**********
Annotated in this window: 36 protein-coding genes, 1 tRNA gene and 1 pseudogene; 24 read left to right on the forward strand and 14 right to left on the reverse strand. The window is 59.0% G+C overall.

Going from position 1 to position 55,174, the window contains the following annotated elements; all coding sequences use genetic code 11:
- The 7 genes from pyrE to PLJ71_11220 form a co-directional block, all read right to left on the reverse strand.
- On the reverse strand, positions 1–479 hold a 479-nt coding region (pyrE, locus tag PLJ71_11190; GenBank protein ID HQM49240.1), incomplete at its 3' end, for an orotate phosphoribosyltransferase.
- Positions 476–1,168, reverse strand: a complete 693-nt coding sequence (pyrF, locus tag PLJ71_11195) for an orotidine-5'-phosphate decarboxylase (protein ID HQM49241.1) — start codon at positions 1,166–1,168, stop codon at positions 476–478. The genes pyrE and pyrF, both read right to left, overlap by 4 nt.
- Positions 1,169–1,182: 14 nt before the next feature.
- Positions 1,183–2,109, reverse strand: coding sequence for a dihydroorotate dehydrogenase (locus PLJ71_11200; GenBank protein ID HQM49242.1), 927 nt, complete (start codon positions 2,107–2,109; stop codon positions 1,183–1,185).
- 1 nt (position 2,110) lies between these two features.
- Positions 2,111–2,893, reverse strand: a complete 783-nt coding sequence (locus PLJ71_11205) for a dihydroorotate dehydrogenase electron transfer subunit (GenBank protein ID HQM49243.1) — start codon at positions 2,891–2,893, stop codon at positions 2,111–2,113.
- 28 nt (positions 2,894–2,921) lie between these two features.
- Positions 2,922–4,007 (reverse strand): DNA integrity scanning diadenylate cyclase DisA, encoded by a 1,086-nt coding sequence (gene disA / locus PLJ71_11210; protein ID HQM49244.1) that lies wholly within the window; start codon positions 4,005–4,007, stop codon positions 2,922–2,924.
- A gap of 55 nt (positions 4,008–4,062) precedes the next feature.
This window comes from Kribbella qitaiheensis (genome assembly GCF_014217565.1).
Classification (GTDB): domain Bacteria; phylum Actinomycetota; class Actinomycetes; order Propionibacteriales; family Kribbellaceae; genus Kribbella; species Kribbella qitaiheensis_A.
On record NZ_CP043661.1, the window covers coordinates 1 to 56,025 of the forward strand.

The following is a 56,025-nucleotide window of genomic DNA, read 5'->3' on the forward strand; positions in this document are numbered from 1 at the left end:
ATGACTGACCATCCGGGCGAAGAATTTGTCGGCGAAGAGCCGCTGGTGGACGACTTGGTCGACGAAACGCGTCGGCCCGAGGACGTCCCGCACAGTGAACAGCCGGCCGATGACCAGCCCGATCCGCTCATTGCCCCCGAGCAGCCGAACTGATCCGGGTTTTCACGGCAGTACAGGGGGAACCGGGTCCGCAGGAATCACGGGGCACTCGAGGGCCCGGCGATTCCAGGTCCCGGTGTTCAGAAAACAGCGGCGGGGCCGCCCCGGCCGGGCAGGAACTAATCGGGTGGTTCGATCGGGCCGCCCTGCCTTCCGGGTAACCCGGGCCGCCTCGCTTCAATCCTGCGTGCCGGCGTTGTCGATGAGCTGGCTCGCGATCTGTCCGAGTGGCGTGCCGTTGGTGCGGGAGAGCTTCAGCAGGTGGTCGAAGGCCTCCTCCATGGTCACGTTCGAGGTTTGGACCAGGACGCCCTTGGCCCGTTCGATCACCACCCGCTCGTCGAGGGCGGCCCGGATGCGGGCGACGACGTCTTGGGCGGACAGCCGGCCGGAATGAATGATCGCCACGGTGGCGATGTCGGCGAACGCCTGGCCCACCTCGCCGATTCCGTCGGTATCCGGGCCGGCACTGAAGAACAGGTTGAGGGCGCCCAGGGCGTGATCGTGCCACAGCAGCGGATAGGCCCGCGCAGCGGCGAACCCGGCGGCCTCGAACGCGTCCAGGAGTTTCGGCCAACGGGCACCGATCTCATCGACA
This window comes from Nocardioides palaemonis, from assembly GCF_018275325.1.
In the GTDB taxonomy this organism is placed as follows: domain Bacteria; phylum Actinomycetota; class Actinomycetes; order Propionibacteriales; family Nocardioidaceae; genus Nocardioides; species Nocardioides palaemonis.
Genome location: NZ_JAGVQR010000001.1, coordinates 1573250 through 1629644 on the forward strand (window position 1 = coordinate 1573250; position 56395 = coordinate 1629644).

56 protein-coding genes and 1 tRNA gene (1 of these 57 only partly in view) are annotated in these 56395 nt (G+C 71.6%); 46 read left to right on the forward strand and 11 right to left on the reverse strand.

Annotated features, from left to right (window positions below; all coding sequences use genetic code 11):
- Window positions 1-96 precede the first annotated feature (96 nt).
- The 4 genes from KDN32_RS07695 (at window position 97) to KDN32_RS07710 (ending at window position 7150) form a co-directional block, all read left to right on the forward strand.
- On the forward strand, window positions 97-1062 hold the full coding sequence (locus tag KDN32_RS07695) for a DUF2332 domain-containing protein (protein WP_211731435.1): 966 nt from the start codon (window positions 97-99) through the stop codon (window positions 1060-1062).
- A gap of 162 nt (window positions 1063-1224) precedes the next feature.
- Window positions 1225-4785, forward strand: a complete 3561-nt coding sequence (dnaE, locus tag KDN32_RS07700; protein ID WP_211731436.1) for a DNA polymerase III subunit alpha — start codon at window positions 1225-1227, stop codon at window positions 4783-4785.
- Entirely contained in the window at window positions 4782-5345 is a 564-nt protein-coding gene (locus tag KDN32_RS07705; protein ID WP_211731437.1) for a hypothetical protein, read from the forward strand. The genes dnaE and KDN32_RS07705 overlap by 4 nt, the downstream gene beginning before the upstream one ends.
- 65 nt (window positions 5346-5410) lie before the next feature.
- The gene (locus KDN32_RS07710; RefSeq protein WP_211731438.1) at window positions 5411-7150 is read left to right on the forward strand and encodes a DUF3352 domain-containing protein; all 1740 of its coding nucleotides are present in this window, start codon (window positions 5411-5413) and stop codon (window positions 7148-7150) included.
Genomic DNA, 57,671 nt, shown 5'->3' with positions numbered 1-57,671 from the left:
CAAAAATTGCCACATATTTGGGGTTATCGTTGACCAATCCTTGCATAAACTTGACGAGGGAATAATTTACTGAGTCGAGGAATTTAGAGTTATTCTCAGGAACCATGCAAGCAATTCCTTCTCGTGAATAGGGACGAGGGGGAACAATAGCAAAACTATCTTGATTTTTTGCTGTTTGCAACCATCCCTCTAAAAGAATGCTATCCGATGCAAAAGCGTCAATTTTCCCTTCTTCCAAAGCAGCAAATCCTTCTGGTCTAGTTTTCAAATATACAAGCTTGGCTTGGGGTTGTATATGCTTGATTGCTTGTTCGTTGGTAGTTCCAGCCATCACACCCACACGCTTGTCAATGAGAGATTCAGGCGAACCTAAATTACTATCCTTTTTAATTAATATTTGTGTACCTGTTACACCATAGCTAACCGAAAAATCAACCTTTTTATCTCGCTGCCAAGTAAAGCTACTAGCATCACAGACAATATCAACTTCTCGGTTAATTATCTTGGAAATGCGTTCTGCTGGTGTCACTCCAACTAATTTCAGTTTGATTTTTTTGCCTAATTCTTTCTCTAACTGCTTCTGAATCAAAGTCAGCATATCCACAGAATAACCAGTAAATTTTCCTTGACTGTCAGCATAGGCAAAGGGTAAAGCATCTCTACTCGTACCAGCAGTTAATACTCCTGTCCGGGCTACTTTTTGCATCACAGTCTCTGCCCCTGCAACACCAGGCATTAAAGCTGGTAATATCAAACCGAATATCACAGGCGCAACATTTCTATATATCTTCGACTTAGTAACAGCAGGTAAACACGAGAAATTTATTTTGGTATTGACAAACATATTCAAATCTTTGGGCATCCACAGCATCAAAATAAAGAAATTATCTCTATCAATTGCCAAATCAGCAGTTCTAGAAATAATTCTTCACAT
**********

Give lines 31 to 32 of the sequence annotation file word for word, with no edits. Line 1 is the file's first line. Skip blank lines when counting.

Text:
Genomic DNA, 57,671 nt, shown 5'->3' with positions numbered 1-57,671 from the left:
CAAAAATTGCCACATATTTGGGGTTATCGTTGACCAATCCTTGCATAAACTTGACGAGGGAATAATTTACTGAGTCGAGGAATTTAGAGTTATTCTCAGGAACCATGCAAGCAATTCCTTCTCGTGAATAGGGACGAGGGGGAACAATAGCAAAACTATCTTGATTTTTTGCTGTTTGCAACCATCCCTCTAAAAGAATGCTATCCGATGCAAAAGCGTCAATTTTCCCTTCTTCCAAAGCAGCAAATCCTTCTGGTCTAGTTTTCAAATATACAAGCTTGGCTTGGGGTTGTATATGCTTGATTGCTTGTTCGTTGGTAGTTCCAGCCATCACACCCACACGCTTGTCAATGAGAGATTCAGGCGAACCTAAATTACTATCCTTTTTAATTAATATTTGTGTACCTGTTACACCATAGCTAACCGAAAAATCAACCTTTTTATCTCGCTGCCAAGTAAAGCTACTAGCATCACAGACAATATCAACTTCTCGGTTAATTATCTTGGAAATGCGTTCTGCTGGTGTCACTCCAACTAATTTCAGTTTGATTTTTTTGCCTAATTCTTTCTCTAACTGCTTCTGAATCAAAGTCAGCATATCCACAGAATAACCAGTAAATTTTCCTTGACTGTCAGCATAGGCAAAGGGTAAAGCATCTCTACTCGTACCAGCAGTTAATACTCCTGTCCGGGCTACTTTTTGCATCACAGTCTCTGCCCCTGCAACACCAGGCATTAAAGCTGGTAATATCAAACCGAATATCACAGGCGCAACATTTCTATATATCTTCGACTTAGTAACAGCAGGTAAACACGAGAAATTTATTTTGGTATTGACAAACATATTCAAATCTTTGGGCATCCACAGCATCAAAATAAAGAAATTATCTCTATCAATTGCCAAATCAGCAGTTCTAGAAATAATTCTTCACAT